A former Volkswagen executive has been sentenced to seven years in prison and a $400,000 (£298,778) fine, after admitting he helped the firm evade clean-air laws.
Oliver Schmidt, 48, is the second person to be imprisoned in the US over the diesel emissions scandal.
Volkswagen first admitted in September 2015 that it had used illegal software to cheat US emissions tests.
The scandal has cost it as as much as $30bn.
US prosecutors say Volkswagen installed special software in certain diesel vehicles that allowed them to perform better during emissions tests than they did under normal driving conditions.
The emissions were sometimes 30 times higher than permitted under US rules.
Volkswagen sold almost 600,000 vehicles with the devices in the US between 2006 and 2015, and about 11 million globally. The allegations have also prompted probes in other countries and led to arrests in Germany.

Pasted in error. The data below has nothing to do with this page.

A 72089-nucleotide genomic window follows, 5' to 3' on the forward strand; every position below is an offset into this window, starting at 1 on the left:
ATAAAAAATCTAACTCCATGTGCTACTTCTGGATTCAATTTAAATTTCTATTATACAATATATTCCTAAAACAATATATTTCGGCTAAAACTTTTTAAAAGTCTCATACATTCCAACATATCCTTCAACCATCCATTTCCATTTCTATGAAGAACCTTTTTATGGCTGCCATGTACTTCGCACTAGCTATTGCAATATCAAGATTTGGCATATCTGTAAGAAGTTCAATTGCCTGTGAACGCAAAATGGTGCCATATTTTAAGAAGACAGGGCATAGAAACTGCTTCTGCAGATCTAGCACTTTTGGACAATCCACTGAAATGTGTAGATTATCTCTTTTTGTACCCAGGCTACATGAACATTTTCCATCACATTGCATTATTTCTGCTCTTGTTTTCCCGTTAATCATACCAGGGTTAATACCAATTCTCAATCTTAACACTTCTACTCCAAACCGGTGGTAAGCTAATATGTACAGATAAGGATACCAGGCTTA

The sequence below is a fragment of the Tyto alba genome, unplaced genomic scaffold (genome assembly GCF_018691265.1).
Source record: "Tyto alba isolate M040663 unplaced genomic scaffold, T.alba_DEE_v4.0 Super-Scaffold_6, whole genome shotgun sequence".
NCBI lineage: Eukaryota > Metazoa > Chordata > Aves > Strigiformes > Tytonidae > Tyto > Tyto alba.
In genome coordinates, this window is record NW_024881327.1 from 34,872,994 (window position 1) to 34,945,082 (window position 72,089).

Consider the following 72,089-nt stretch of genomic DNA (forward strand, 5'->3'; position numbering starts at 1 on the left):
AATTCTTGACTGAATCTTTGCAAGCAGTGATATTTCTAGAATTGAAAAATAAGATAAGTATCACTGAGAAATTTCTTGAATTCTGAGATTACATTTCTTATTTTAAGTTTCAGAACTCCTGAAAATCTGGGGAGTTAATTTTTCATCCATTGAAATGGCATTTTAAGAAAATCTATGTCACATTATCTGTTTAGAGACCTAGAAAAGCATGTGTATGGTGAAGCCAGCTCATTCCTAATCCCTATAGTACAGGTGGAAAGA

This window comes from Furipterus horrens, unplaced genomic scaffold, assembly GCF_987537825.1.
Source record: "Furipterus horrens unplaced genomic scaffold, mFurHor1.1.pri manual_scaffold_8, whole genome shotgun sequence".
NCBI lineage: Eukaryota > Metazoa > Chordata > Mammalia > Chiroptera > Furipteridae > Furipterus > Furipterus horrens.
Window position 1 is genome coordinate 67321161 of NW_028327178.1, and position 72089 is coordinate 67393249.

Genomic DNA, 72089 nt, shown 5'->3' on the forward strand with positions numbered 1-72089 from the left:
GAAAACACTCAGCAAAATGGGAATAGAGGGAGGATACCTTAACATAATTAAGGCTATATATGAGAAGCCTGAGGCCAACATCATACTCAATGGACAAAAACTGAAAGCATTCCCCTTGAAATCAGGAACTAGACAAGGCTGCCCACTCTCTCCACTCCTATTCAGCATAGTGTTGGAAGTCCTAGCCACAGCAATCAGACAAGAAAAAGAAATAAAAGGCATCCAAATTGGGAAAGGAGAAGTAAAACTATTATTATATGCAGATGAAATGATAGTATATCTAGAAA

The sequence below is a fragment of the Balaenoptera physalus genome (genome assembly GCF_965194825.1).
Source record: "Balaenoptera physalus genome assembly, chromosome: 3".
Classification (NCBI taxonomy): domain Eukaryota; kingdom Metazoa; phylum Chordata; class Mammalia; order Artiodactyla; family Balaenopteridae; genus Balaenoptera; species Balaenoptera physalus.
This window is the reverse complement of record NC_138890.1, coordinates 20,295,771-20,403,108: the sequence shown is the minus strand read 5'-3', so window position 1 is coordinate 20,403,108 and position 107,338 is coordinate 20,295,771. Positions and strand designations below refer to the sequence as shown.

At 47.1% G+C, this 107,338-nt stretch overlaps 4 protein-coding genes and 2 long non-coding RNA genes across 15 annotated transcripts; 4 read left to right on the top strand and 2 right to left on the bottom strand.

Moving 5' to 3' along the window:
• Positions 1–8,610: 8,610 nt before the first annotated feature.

'I made bad decisions'
Mr Schmidt, who led the firm's environmental and engineering office in Michigan, learned of the cheating scheme in 2015, according to court documents.
He pleaded guilty to conspiracy and violating the Clean Air Act in August.
His attorney had urged the court to deliver a lesser punishment, saying he had played a minor role in the scheme compared to more senior people at the company.
But Michigan-based US District Judge Sean Cox sentenced Mr Schmidt to the maximum sentence proposed by prosecutors, who had already dropped some charges against Mr Schmidt in exchange for the guilty plea.
"I made bad decisions and for that I am sorry," Mr Schmidt said in court on Wednesday, according to Reuters.
Mr Schmidt, a German national, is one of eight current and former VW officials charged in the US in the diesel emissions scandal.
James Liang, a former engineer, was sentenced to more than three years in August.